China threatened ‘severe consequences’ after Canada arrested Meng Wanzhou
By Diego Flammini
Canada’s ag industry could pay the price for the country’s involvement in an international arrest.
China has threatened Canada with “severe consequences” after authorities in Vancouver arrested Meng Wanzhou, the chief operating officer of Huawei Technologies, on Dec. 1.
Canada arrested the Chinese executive at the request of the U.S., which claims she violated “international sanctions against Iran through a ‘hidden’ Huawei subsidiary called Skycom,” CBC reported. She has since been released on $10-million bail as she awaits possible extradition the U.S.
China hasn’t announced any formal retaliations against Canada but, if they were to do so, it could come at the expense of Canadian canola producers, some industry members worry.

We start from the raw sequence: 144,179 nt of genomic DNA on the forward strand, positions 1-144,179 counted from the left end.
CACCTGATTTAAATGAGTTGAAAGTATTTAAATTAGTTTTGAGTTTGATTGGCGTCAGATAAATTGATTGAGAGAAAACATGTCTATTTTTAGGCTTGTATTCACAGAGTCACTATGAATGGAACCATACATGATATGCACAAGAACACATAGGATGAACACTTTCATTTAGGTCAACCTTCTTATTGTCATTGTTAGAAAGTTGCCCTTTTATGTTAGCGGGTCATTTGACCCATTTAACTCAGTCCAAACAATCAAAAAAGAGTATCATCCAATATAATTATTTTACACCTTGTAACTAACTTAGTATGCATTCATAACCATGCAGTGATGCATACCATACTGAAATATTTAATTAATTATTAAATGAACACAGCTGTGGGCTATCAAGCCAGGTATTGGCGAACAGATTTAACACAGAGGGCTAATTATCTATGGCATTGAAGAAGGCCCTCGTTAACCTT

Canada exported $3.6 billion of canola products to China in 2017, the Canola Council of Canada says.
Through the first quarter of the 2018 marketing year, which starts Aug. 1, Canadian exports of raw canola to China are up 24 per cent from last year, said Neil Townsend, a senior market analyst with FarmLink Solutions in Winnipeg, Man.
Producers are concerned about the effects of a possible market disruption.
“China is a critical market for canola,” Townsend told Farms.com. “We have no idea what the Chinese may or may not do but, if they were to formally retaliate, they might target canola. It has happened in the past where they’ve inhibited the imports of canola due to issues that aren’t ongoing, but they’ve suddenly discovered.
“We’ve had several farmers reach out to us asking if this situation is going to hurt canola.”
Other ag organizations also monitoring the situation with China.
“This is a situation we are watching closely as the political environment is unpredictable and could have significant negative consequences,” Cam Dahl, president of Cereals Canada, told Bloomberg News in an email.